We all love fresh flowers and plants for the beauty they provide and
their wonderful aromas that fill our homes. Unfortunately, our pets
don’t enjoy flowers the same way we do. Dogs and cats have a natural
curiosity and tend to investigate anything new by smelling or tasting.
Their inquisitive nature is often adorable, but can sometimes lead to
trouble – especially for active pets who have a tendency to eat
everything they see. It is up to us to protect them by knowing which
varieties of flowers are safe for pets, and identifying which ones can
be dangerous to our four-legged friends.

Non-toxic choices

Roses are always a safe choice when it comes to choosing flowers for a
home with pets. Once their thorns are removed, they are usually
harmless to most animals. Gerbera daisies, sunflowers, snapdragons and
alstroemerias are also safe to have around pets, as are orchids and

Flowers that may be harmful

According to the ASPCA, Lilies (specifically Lilium and Hemerocallis)
are considered to be the most dangerous flowers for pets, particularly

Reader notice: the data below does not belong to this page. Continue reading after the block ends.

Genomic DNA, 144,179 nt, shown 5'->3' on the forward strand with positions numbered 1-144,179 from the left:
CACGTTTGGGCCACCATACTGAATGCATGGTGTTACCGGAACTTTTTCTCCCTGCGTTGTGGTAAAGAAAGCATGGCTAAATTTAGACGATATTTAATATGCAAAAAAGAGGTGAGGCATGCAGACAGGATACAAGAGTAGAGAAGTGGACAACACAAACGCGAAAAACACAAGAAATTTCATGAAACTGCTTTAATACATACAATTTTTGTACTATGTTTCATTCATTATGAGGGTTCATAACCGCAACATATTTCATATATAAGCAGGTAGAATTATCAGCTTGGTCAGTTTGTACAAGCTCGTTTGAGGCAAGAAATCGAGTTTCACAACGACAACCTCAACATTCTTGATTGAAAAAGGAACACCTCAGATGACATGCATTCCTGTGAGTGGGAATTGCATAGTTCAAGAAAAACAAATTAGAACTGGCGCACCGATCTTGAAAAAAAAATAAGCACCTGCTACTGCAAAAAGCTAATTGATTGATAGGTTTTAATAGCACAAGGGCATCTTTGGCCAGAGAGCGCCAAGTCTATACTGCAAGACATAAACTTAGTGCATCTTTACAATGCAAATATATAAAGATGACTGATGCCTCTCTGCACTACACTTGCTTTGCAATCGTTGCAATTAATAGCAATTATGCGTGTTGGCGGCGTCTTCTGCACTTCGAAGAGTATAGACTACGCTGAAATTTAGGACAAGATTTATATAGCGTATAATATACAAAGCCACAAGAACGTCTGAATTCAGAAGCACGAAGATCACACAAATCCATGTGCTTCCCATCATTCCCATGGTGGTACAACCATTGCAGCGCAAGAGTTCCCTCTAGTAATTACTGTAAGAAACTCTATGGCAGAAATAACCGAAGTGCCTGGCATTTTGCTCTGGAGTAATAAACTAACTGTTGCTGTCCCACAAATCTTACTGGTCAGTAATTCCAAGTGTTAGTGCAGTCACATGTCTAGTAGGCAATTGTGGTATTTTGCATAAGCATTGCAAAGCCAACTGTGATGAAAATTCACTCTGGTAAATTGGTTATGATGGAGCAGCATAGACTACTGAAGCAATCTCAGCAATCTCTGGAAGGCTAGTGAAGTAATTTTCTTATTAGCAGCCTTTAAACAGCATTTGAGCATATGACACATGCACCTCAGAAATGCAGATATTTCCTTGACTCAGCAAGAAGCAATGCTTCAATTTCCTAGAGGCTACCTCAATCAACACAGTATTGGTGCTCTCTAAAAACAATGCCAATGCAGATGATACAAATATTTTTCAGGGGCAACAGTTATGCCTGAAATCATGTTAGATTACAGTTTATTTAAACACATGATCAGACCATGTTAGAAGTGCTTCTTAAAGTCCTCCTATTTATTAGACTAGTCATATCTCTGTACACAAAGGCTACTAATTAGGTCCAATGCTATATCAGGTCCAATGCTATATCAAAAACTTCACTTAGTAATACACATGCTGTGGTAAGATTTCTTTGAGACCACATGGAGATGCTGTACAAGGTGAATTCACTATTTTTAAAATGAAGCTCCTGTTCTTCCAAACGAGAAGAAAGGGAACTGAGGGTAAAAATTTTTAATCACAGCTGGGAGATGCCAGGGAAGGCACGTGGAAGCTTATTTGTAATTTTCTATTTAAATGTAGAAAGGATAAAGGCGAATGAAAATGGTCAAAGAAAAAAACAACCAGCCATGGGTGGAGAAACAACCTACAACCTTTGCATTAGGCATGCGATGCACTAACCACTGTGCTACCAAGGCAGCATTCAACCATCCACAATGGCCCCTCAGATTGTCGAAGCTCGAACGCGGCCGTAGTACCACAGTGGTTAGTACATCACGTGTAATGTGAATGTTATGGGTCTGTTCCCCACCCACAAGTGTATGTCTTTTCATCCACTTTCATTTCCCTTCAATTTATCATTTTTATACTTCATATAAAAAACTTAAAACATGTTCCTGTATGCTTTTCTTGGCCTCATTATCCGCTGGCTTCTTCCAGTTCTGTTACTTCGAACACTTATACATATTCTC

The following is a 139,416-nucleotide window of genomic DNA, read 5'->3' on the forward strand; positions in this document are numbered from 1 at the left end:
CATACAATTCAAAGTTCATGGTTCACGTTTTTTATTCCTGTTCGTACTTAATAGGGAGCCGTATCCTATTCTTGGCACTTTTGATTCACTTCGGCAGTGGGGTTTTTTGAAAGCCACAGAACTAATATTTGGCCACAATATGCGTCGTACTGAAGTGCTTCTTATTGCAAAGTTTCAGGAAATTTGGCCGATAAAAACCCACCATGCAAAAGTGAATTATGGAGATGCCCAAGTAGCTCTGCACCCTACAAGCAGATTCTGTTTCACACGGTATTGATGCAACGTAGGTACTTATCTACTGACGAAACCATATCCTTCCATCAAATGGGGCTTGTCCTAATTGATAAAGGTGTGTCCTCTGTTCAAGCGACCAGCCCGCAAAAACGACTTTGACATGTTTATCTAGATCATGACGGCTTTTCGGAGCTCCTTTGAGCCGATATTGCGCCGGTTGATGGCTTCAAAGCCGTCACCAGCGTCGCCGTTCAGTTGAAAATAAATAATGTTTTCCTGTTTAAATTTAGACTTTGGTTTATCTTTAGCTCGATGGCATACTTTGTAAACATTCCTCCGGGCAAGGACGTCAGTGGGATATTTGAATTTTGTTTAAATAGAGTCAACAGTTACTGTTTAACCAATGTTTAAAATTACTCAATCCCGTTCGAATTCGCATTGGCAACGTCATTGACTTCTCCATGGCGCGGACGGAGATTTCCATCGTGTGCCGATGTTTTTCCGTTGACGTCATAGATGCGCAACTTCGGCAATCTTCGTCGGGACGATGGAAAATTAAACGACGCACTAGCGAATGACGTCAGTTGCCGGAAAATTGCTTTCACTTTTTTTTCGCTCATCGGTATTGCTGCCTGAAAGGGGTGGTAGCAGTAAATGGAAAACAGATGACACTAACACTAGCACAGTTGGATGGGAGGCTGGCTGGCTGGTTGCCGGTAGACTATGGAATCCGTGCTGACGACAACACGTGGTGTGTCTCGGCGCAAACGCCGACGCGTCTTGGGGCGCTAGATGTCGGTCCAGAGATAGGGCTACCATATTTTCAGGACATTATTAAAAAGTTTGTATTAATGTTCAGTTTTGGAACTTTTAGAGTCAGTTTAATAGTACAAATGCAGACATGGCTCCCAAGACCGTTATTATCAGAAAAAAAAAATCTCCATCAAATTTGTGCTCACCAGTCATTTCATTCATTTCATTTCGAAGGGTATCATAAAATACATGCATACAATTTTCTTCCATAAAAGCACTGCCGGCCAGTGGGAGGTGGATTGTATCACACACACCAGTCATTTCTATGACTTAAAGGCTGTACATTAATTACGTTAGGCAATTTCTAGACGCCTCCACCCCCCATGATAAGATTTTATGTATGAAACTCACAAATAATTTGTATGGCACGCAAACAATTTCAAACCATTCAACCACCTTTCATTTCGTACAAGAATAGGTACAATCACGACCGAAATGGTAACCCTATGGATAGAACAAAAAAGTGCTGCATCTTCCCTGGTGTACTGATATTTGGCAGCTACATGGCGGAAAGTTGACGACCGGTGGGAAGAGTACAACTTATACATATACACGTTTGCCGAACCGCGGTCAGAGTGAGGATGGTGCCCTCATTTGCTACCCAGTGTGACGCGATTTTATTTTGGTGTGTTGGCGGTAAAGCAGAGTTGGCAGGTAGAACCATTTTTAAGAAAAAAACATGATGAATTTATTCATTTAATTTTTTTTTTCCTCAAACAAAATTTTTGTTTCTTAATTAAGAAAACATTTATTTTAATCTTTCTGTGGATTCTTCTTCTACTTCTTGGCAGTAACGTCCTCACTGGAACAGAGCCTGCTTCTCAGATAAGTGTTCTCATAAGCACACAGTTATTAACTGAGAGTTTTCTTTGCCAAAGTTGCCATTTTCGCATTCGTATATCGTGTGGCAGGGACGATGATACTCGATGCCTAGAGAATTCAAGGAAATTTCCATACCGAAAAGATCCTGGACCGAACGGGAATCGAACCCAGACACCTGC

for cats, and should be avoided if the pets will be left alone with
them. Tulips, baby’s breath, birds of paradise, hyacinths, stargazers,
carnations and daisies can also be toxic to pets if they are ingested.

Alternative options

There are several options to consider when sending flowers to a
pet-friendly household. Alstroemerias (Peruvian lilies) can be
substituted for other lilies in bouquets, and ferns can be used in place
of baby’s breath when accompanying roses or other flowers.

A common organic solution can also be used to deter pets from getting
too close to potentially harmful flowers. A mixture of ten drops of
citrus essential oil, one cup of water and one teaspoon of cayenne
pepper can be sprayed over the flowers and plants, and should repel even
the most curious pets.

In most cases, pets and flowers can safely co-exist in the same house
by taking a few simple precautions. Below are lists of some of the most
common “pet-friendly” flowers and also of flowers that are known to be
toxic. For a more comprehensive list, visit: http://www.aspca.org/pet-care/animal-poison-control/toxic-and-non-toxic-plants , or consult with your florist for more information.